Monday, May 11, 2009

Alekhine's and Centre-Countre: Black in Charge

The excellent Wang writes about his (good) play in a recent tournament in a post with the delightful title Drunkn Monkey Kung-Fu Patzer Chess, and touches on his use of Alekhine's Defense (1. e4 Nf6). He plays it exclusively.

This set me to thinking about openings from the "amateur's" point of view. There are a million (okay, hyperbole) thousands of chess books and columns aimed at amateurs by professional masters that advise us not to spend much study time on openings until we reach 2000 or 2200 or 2299 or whatever on the ratings list. We should be spending almost all of our limited study time on tactics, say most, or on a mix of tactics studies and instructive annotated master games.

Long-time readers here (all one of them) may remember that the late, great Dr. Kenneth Mark Colby (Secrets of a Grandpatzer Part 1, Part 2, Part 3), recommended the opposite, indeed, recommended memorizing (horrors) main, main lines as a way to save clock time and mental energy in tournament play. As a borderline Grandpatzer who will likely never crack 2000, and thus supposedly never study openings for the rest of my days, I'll go with the Professor; there are real, tangible, practical benefits to doing an efficient amount of opening study, as long as you don't make openings your primary subject in chess.

Now, the Good Dr. Colby recommended the Dragon Sicilian and King's Indian Defense (KID) as the main part of the "Grandpatzer plays Black" repertoire, and as a King's Indian fanatic I (of course) heartily concur with the second half of the prescription. When it comes to meeting 1. e4 though, I think that Wang's Alekhine and my own favorite of the past few years, the Centre Countre (Scandinavian) 1. e4 d5 have some things going for them that you might want to consider.

One of the qualities these two have in common is that they are about the only openings out there that are forcing from move 1. Think about that. No matter your first move as White, Black has five or six decent replies, e.g. 1. d4 d5-Nf6-c6-e6-f5-g6. And if Black against 1. d4, White has five or six sytems against, for example, the King's Indian: the Be2 "Main Line," Four Pawns, Saemisch, Fianchetto, h3 variations...etc. We KID people have to think about all of these, and the same with the Nimzo-Indian, Slav, and so on.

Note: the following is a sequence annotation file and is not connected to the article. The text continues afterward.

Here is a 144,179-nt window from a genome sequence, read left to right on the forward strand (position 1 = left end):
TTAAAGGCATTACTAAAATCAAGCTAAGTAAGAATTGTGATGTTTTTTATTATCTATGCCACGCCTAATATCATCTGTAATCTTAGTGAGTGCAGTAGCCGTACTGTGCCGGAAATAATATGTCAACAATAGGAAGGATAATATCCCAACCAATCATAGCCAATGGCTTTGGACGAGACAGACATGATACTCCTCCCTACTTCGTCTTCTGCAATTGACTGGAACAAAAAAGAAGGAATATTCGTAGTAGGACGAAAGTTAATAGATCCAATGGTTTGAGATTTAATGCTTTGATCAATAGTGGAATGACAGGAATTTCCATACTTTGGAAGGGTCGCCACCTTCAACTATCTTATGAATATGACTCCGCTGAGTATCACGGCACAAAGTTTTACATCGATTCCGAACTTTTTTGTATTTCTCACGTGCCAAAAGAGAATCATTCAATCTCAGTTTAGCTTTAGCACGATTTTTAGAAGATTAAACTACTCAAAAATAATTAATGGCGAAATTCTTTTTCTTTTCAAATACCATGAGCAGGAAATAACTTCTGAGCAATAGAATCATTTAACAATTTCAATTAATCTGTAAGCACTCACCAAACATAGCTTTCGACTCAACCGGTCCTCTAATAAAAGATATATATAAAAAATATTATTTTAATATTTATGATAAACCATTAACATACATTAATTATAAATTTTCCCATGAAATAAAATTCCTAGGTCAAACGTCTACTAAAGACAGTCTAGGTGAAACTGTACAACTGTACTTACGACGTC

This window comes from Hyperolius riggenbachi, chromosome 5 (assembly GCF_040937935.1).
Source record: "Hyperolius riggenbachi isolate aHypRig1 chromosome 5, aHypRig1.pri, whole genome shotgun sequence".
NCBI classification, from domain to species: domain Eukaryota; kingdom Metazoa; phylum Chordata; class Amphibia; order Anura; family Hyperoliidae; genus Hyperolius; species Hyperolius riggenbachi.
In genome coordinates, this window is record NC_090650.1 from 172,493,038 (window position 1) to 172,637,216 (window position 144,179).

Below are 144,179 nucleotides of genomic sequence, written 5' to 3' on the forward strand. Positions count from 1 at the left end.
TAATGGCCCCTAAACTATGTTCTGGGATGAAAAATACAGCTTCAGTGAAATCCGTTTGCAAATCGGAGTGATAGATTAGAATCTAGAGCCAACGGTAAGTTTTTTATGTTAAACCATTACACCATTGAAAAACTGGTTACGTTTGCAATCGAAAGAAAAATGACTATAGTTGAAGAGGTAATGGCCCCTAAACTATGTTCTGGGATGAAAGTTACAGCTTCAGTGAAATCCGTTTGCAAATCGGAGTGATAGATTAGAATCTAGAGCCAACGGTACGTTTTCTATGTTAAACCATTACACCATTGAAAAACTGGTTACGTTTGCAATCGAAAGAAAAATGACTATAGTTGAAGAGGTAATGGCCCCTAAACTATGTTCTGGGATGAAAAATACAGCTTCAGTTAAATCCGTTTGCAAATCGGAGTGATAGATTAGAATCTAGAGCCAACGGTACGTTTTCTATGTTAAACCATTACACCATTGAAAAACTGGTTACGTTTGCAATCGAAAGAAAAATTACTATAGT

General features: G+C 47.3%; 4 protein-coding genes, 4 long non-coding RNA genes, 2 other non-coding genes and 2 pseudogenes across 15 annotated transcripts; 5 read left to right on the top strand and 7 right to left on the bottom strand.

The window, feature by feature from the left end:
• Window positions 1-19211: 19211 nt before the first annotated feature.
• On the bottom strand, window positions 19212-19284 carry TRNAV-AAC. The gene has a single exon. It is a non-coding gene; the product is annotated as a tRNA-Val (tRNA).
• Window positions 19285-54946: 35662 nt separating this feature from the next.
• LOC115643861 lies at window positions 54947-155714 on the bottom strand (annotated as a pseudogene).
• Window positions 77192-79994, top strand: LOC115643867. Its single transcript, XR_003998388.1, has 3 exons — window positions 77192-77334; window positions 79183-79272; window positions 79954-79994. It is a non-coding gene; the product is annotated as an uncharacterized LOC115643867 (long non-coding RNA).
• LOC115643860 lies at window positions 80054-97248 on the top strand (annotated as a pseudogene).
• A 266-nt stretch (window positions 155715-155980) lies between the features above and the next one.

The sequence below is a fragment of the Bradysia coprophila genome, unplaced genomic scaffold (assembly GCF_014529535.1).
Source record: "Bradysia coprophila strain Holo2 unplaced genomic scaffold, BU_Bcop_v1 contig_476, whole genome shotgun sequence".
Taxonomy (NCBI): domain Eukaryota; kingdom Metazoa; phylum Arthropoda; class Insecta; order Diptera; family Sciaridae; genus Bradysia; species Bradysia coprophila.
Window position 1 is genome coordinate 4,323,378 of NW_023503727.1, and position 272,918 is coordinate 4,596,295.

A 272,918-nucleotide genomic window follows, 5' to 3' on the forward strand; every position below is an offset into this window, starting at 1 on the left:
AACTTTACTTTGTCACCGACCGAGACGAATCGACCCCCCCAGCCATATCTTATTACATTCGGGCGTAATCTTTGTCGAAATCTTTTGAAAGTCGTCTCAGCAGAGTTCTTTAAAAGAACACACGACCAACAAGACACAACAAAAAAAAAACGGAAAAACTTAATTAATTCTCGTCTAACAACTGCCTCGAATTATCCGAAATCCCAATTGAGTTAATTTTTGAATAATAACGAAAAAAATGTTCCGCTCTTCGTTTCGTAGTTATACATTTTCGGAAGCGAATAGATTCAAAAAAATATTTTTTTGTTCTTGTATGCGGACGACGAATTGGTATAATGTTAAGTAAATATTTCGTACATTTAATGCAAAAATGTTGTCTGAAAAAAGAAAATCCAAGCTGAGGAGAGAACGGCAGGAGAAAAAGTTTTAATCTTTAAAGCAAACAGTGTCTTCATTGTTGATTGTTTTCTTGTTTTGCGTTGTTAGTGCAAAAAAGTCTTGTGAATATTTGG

But in the Scandinavian, and even more so, the Alekhine, it seems that White has only one really good reply, 1. e4 d5 2. exd5, and 1. e4 Nf6 2. e5, respectively. Most other second moves for White are considered to allow Black instant equality, for example 1. e4 Nf6 2. d3?!. After 1. e4 d5 2. d4 White goes into the Blackmar-Diemer Gambit, but I don't remember getting this played against me more than once in scores of tournament and blitz encounters, and it's nothing to be afraid of, anyway. The Alekhine has the defensive 1. e4 Nf6 2. Nc3, and again Black has no problems equalizing.

For any deeper insight beyond move 2 you're going to have to go to another source, as I don't intend to analyse these openings here, just point out their unique utility for the enthusiastic amateur chess player. Use of either of these openings will usually allow you to meet 1. e4 pretty quickly and efficiently, without too much time or mental energy spent on the first few moves. You'll need all of that you can summon for the middlegame.

It's interesting to note that the reason these two are so forcing is the basic fact that after 1. e4 the e-pawn is unprotected, unlike the d-pawn after 1. d4. So is d4 "theoretically" a stronger move? In a sense, after e4 Black is "in charge" of determining the course of the game. Various chess writers have put it in these terms for over 100 years.

But Robert J. Fischer, a pretty fair player and theoretician, apparently disagreed...

9 comments:

wang said...

Great post Robert, and not just because you linked to me either :D

But this has been my reason for embracing Alekhine's defense. I might post some patzer variations of when people try to duck out of the defense on my site later on.